"'Sleepwalker' will draw you into a dream-world inhabited by the ethereal, the nightmarish and the fantastical. A dance of curiosity and changing scenes will shift your senses as images evolve before you. Be delighted and intrigued by nocturnal perambulations and the enigma of the lost bird." (High Spin Press Release)
When not busy creating and performing, High Spin also find the time to run their own educational outreach programme. A comprehensive series of workshops, residences, pre- and post-show discussions linked closely to their current work is carried out in collaboration with the venues where they will perform, dance agencies, schools and disability organisations within the touring area. A major aim of these various activities is to maximise participants’ enjoyment, understanding and sense of connection to the work when they come to view it in performance. Often working with groups that hope to become dance groups themselves they demonstrate ways in which creative work can be developed and perhaps most importantly, as Ashberry stresses, they “act as positive role models to aspiring dancers with learning disabilities.”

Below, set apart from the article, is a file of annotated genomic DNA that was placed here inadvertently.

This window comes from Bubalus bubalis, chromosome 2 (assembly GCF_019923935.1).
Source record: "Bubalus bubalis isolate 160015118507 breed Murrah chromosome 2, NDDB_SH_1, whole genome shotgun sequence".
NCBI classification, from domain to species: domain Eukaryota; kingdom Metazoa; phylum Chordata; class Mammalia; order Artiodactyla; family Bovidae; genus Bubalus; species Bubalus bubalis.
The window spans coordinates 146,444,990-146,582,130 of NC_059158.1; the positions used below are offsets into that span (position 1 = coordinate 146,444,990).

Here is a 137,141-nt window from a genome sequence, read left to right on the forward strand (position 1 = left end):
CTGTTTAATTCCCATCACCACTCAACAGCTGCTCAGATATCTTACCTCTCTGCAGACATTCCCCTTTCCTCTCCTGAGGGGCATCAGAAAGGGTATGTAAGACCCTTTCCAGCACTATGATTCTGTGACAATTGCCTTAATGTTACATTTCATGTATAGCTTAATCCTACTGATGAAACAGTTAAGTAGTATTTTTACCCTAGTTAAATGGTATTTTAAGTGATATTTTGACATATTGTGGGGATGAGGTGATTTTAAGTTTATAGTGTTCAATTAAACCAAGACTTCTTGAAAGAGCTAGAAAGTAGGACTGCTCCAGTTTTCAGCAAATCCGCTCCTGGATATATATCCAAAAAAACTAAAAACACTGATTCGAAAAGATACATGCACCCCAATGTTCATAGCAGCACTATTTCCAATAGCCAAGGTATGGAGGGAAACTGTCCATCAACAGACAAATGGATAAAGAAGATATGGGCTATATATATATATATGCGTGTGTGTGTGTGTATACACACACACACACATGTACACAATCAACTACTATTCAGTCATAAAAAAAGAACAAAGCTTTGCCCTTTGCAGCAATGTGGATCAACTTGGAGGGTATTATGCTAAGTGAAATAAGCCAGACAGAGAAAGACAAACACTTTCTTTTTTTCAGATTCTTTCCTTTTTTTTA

I was lucky enough to catch High Spin when they performed at the Brighton Corn Exchange. I found that their work does boast a refreshingly unique style and that, contrary to what perhaps might be a general expectation, it is of an exceptionally high standard. The dancers indeed display the talent and personal qualities to act as positive role models not only to other dancers with learning disabilities but to anyone with aspirations and difficulties to overcome. As this is a category in which I think just about everybody could be included, this is really not-to-be-missed dance.